19. The reprogramming vector of claim 18, wherein said IRES is selected from the group consisting of an encephalomyocarditis virus IRES, a picornavirus IRES, a foot-and-mouth disease virus IRES, a hepatitis A virus IRES, a hepatitis C virus IRES, a human rhinovirus IRES, a poliovirus IRES, a swine vesicular disease virus IRES, a turnip mosaic polyvirus IRES, a human fibroblast growth factor 2 mRNA IRES, a pestivirus IRES, a Leishmania RNA virus IRES, a Moloney murine leukemia virus IRES a human rhinovirus 14 IRES, an aphthovirus IRES, a human immunoglobulin heavy chain binding protein mRNA IRES, a Drosophila Antennapedia mRNA IRES, a human fibroblast growth factor 2 mRNA IRES, a hepatitis G virus IRES, a tobamovirus IRES, a vascular endothelial growth factor mRNA IRES, a Coxsackie B group virus IRES, a c-myc protooncogene mRNA IRES, a human MYT2 mRNA IRES, a human parechovirus type 1 virus IRES, a human parechovirus type 2 virus IRES, a eukaryotic initiation factor 4GI mRNA IRES, a Plautia stali intestine virus IRES, a Theiler's murine encephalomyelitis virus IRES, a bovine enterovirus IRES, a connexin 43 mRNA IRES, a homeodomain protein Gtx mRNA IRES, an AML1 transcription factor mRNA IRES, an NF-kappa B repressing factor mRNA IRES, an X-linked inhibitor of apoptosis mRNA IRES, a cricket paralysis virus RNA IRES, a p58 (PITSLRE) protein kinase mRNA IRES, an ornithine decarboxylase mRNA IRES, a connexin-32 mRNA IRES, a bovine viral diarrhea virus IRES, an insulin-like growth factor I receptor mRNA IRES, a human immunodeficiency virus type 1 gag gene IRES, a classical swine fever virus IRES, a Kaposi's sarcoma-associated herpes virus IRES, a short IRES selected from a library of random oligonucleotides, a Jembrana disease virus IRES, an apoptotic protease-activating factor 1 mRNA IRES, a Rhopalosiphum padi virus IRES, a cationic amino acid transporter mRNA IRES, a human insulin-like growth factor II leader 2 mRNA IRES, a giardiavirus IRES, a Smad5 mRNA IRES, a porcine teschovirus-1 talfan IRES, a Drosophila Hairless mRNA IRES, an hSNM1 mRNA IRES, a Cbfa1/Runx2 mRNA IRES, an Epstein-Barr virus IRES, a hibiscus chlorotic ringspot virus IRES, a rat pituitary vasopressin V1b receptor mRNA IRES, and a human hsp70 mRNA IRES.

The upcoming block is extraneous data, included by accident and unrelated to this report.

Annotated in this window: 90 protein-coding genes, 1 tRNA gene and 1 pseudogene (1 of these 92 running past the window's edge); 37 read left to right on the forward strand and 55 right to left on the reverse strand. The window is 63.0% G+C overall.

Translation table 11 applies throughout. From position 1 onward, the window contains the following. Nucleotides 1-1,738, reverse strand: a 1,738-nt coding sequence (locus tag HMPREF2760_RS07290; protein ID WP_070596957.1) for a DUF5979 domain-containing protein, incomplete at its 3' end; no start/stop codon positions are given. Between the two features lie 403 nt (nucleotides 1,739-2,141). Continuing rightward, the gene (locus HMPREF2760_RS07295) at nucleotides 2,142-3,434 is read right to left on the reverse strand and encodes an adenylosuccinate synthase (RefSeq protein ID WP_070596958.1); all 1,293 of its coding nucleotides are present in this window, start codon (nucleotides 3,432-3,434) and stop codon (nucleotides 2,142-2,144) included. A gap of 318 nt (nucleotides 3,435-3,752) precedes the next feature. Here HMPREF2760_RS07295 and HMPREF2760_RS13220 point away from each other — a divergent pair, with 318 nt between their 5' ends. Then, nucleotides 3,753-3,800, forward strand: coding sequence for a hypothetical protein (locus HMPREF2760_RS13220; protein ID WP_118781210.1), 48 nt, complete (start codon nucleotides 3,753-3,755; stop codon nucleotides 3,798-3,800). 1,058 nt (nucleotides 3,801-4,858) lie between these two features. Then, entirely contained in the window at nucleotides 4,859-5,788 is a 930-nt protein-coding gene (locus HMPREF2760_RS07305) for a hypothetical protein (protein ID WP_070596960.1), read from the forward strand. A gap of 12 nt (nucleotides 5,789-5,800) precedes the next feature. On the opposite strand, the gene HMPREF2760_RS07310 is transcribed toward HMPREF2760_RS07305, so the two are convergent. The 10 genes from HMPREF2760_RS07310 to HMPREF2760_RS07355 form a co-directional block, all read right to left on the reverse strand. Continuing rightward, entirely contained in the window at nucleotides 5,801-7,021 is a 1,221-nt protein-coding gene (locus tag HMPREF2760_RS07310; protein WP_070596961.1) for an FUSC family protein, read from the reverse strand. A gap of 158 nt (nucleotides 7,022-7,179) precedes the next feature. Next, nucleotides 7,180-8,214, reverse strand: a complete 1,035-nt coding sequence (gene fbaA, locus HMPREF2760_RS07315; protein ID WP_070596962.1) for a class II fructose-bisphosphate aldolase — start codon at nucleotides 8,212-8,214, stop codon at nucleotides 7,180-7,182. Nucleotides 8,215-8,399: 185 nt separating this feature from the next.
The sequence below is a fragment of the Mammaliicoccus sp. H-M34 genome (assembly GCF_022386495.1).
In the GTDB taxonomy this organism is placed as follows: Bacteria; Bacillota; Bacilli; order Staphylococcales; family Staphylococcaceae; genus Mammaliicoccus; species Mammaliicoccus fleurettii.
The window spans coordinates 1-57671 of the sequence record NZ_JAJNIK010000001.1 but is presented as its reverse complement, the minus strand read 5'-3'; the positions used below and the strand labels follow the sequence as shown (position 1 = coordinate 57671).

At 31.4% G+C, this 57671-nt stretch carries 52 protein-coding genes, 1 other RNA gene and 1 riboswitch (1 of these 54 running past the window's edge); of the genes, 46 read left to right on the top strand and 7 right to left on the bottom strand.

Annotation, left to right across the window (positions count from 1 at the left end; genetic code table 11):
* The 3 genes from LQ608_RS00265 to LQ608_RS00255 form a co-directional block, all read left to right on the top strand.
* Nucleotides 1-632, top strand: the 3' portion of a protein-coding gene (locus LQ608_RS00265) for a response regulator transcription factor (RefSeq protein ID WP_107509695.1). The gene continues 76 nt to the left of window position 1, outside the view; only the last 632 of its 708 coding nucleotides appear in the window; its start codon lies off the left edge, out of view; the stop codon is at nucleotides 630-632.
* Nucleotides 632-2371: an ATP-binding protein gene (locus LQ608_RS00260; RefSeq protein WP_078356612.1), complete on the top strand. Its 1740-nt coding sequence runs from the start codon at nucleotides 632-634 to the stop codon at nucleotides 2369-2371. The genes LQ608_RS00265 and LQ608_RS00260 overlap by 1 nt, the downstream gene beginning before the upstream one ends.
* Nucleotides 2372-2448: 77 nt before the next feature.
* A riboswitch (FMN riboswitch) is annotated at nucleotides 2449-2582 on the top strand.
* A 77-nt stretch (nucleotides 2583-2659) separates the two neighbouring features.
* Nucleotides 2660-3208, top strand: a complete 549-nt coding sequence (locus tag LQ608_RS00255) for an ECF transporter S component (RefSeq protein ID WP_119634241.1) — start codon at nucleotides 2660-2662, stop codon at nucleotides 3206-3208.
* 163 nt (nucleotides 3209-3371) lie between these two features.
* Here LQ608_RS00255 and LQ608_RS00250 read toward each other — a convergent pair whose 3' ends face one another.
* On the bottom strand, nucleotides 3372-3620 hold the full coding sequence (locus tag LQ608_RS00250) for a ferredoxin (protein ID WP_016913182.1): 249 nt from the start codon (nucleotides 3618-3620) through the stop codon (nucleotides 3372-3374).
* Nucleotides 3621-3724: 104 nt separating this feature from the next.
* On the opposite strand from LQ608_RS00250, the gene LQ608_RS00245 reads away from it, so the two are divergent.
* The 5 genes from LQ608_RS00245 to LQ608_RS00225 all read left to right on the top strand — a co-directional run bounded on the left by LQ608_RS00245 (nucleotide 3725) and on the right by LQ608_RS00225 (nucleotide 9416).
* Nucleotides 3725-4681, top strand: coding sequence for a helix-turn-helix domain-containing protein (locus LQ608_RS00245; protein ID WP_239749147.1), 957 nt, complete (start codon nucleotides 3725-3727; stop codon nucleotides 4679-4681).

20. The reprogramming vector of claim 19, wherein the IRES is an encephalomyocarditis virus IRES.
21. A method for producing an induced pluripotent stem (iPS) cell population, the method comprising the steps of:(a) obtaining one or more reprogramming vectors according to claims 1-20; and(b) introducing the reprogramming vectors into cells of a population of somatic cells to provide an iPS cell population.
22. The method of claim 21, further comprising the step of:(c) culturing the cells to expand the population; and(d) selecting progeny cells of said expanded population, wherein said progeny cells have one or more characteristics of embryonic stem cells.
23. The method of claim 22, wherein step c) further comprises selecting said population of somatic cells, wherein said selected somatic cells express said reporter.
24. The method of claim 22, wherein said selecting in step c) comprises fluorescence-activated cell sorting (FACS), CAT assay or luminescence assay.
25. The method of claim 22, further comprising the step of:(e) culturing the selected progeny cells to provide the iPS cell population.
26. The method of claim 21, wherein said one or more reprogramming vectors include coding sequences that encode reprogramming factors comprising Sox and Oct.